Donald Trump to testify in Trump University fraud lawsuit — after the election

Citing concern Friday that a “media frenzy” would ensue if a trial were held before the November presidential election, the judge overseeing a class-action lawsuit against Donald Trump over a real estate “university” accused of defrauding students scheduled a late November date for the years-old litigation.

Jury selection in the case, which is expected to last four weeks or longer, is set to begin Nov. 28. Trump's attorney said the billionaire businessman plans to attend as much of the trial as possible — and testify.

U.S. District Judge Gonzalo P. Curiel in San Diego said his top priority was making sure jurors would be able to evaluate the case and render a verdict based strictly on evidence rather than on influences related to events surrounding the presumptive Republican presidential nominee. Plaintiffs claim that they paid thousands of dollars for a program that was worthless, something Trump denies.

“I'm anxious to move this case forward,” Curiel said from the bench. “I'm thinking of my jury. Will they be able to stay clear of the media frenzy that will rise? Ultimately, that's my No. 1 concern.”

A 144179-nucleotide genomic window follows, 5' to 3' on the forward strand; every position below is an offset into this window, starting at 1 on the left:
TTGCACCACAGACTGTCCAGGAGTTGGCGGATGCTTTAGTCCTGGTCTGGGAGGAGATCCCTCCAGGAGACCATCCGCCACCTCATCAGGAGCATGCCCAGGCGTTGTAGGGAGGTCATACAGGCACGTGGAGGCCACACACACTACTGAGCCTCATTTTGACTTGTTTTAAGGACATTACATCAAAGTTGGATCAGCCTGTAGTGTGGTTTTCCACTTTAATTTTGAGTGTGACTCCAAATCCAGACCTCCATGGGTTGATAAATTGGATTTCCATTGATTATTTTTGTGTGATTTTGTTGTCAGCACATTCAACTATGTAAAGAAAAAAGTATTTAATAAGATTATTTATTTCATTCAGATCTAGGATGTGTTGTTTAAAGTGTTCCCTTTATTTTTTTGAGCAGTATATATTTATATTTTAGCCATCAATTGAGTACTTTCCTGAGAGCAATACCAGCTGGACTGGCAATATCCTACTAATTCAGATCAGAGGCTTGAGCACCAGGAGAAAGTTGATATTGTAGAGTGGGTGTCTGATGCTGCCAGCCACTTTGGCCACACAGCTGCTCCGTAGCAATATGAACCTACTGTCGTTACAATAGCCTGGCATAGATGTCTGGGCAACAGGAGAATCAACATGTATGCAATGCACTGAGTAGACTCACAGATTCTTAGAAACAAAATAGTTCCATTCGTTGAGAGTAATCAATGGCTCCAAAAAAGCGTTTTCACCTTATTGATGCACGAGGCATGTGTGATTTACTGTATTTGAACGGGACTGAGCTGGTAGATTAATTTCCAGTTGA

Lawyers representing Trump and his now-defunct Trump University had asked that the trial be scheduled next year, long after the Nov. 8 election, so he would not be distracted during the campaign and his presidential rivals could not use the lawsuit against him.

“If Mr. Trump is successful, we can pick a date for trial sometime after the beginning of the year,” defense attorney Daniel Petrocelli said. “I think early February would be a reasonable time.”

Attorneys for former Trump University students wanted the trial to begin as soon as July.

“These are real people who spent a significant amount of money,” lawyer Jason Forge said. “This has impacted their lives. That does not turn on the election or the election outcome.”

Trump was personally named in a 2010 lawsuit against Trump University, which consisted of programs in which students would be taught how to invest in real estate.

Numerous plaintiffs alleged in the case that their tuition of up to $35,000 was wasted because instructors were not hand-picked by Trump as promised and they lacked significant experience buying and selling property.

Curiel said he is considering starting jury selection before the Thanksgiving holiday so the trial can begin Nov. 28.

jeff.mcdonald @sduniontribune.com

McDonald writes for the San Diego Union-Tribune.

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9:28 p.m.: This article was updated throughout with additional reporting.

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